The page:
Malick’s latest feels like an undeveloped sketch about faith and marriage. Two parallel narratives, told in his typical allusive fractured style, follow Javier Bardem as a priest questioning his faith which plays as a minor note underscoring the film’s larger concern of Ben Affleck struggling to commit to marriage. I adore Malick but found this thin, too heavy on the religious allegory, and lacking in much real insight. It’s certainly got nothing on the far reaching ambition of Tree of Life even if bears some superficial similarities both in terms of style and its preoccupation with the big questions. It seemed at times like a pastiche of itself. Cue endless shots of wheat fields, sunlight dappling on its characters as they revel in the physical while painfully struggling with the spiritual. All the women in this film appear to be (a) models, (b) needy and (c) obsessed with dancing in the open air as if endlessly auditioning for a shampoo commercial. It made me hope Malick will drop down a gear on his new found productivity and go back to making a film every decade or so. Oh and there’s a heavy dollop of man polluting the earth stuff – basically giving Nature a kicking – which of course is BAD. But I’m not sure anyone walking into a Malick film needs a lecture on this… I felt I was being kept back a year at school. Its deeply conservative-liberal (if that’s not an oxymoron) tone was frustratingly condescending. Still, I’m sure he’s preparing for another masterpiece but I just wish I didn’t have to watch his warm-up routine – running on the spot makes for a poor spectator sport.
From the directors of The Deep End and Suture, this is a decent reasonably affecting story of warring parents (Julianne Moore and Steve Coogan) fighting for custody of their daughter Maisie. Set against a monied backdrop this contemporary updating of the classic text is driven by powerful performances, not least young Maisie’s navigation of her split loyalties, but it has little in the way of surprises.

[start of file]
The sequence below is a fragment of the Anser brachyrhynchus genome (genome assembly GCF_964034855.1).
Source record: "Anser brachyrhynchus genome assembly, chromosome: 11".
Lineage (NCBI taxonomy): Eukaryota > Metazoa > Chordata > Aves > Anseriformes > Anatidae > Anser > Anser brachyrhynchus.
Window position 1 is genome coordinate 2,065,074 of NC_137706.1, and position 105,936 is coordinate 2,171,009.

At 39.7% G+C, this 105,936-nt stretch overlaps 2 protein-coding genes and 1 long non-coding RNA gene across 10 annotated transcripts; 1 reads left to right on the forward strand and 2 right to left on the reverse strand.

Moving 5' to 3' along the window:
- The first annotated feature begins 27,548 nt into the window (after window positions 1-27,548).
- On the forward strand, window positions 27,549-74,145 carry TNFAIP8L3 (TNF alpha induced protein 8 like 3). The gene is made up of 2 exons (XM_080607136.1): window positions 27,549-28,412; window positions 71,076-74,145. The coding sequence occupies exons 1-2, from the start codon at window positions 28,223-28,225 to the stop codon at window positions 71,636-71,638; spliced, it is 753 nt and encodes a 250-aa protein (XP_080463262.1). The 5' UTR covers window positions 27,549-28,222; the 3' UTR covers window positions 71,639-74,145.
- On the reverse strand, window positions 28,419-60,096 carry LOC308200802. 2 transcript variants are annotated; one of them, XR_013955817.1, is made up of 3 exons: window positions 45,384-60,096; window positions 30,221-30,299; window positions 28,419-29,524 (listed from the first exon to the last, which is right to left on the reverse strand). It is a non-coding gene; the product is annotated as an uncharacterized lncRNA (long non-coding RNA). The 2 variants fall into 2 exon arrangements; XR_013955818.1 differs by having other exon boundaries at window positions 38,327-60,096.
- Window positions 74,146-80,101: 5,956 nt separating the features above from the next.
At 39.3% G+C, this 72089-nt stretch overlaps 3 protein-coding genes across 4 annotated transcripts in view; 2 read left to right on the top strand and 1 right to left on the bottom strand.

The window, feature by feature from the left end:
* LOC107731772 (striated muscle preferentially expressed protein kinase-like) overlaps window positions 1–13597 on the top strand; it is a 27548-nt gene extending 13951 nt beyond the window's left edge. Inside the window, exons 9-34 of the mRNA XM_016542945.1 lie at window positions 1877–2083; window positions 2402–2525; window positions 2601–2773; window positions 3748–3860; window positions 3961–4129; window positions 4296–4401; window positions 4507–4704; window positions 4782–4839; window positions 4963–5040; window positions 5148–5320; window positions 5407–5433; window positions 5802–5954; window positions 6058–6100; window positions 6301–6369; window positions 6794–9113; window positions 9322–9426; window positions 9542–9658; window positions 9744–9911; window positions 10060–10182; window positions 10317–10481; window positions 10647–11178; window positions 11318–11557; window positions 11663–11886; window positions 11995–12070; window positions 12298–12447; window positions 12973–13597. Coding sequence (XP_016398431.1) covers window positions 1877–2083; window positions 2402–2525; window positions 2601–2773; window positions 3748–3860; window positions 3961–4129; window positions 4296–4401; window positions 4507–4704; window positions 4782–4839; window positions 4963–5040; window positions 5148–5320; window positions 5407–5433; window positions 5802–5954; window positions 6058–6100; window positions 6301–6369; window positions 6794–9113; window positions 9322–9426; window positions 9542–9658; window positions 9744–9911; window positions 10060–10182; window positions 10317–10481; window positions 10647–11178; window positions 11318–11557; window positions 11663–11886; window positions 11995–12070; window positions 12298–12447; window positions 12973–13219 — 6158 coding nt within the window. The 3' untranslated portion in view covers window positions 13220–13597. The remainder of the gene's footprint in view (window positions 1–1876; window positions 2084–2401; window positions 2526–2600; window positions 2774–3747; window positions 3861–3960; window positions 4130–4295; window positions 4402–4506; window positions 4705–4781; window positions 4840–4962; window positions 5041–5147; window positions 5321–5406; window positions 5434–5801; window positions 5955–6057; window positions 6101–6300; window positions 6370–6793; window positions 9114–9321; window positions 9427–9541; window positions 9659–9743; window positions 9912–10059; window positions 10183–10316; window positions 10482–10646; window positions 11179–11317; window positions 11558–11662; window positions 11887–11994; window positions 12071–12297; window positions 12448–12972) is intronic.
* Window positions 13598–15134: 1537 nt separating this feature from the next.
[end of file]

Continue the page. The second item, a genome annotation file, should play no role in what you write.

Mira Nair’s (Monsoon Wedding) rigorous, gorgeously atmospheric pitch perfect exploration of what makes a Fundamentalist is thought provoking, emotionally engaging and thrilling in equal measure. What could so easily be simplistically partisan or a “why can’t we all just love each other” polemic is instead a multi-faceted exploration of how the personal becomes political. Riz Ahmed (Four Lions, Trishna) goes from strength to strength as an actor magnificently portraying the inner life of a young Wall Street highflier, raised in Lahore, educated in the US, who questions his sense of self through his cultural identity after 9/11. Hugely impressive. Oh and it’s fun to see Kiefer Sutherland as a scenery chewing Wall Street Jack Bauer.
A fun comedy in the Bridesmaids mould with Kristin Wiig, Annette Benning and Matt Dillon from the directors of American Splendor. A young ex-playwright loses her boyfriend, job and Manhattan apartment ending up at home with her mother and brother searching for her father. A careful mix of absurdism, gross-out and tender humour makes for a satisfying if forgettable comedy which I’m sure will do very nicely thank you at the box office.
Harmony Korine’s (Gummo, Julian Donkey Boy) bid for mainstream (sort of!) commercial success surprises with its carefully crafted, gorgeously shot pean to crassness as gold-toothed, cornrowed rapper Alien (played with relish by James Franco) springs bail for four college girls on, um, Spring break, who have ended up busted by police at a wild party. Things get progressively more chaotic as the girls take up with the drug-dealing, gun crazed rapper and become embroiled in a turf war complete with drugs, nudity and lots of shootings. It’s a cautionary tale which is brutal and hair-raising but for all its explicit bravado, and a good deal of tongue-in-cheek christian and parent baiting, is a pretty conservative moral tale. Bags of energy, wit and style can’t quite save it from being a little repetitive but it’s certainly good to see Korine back on form.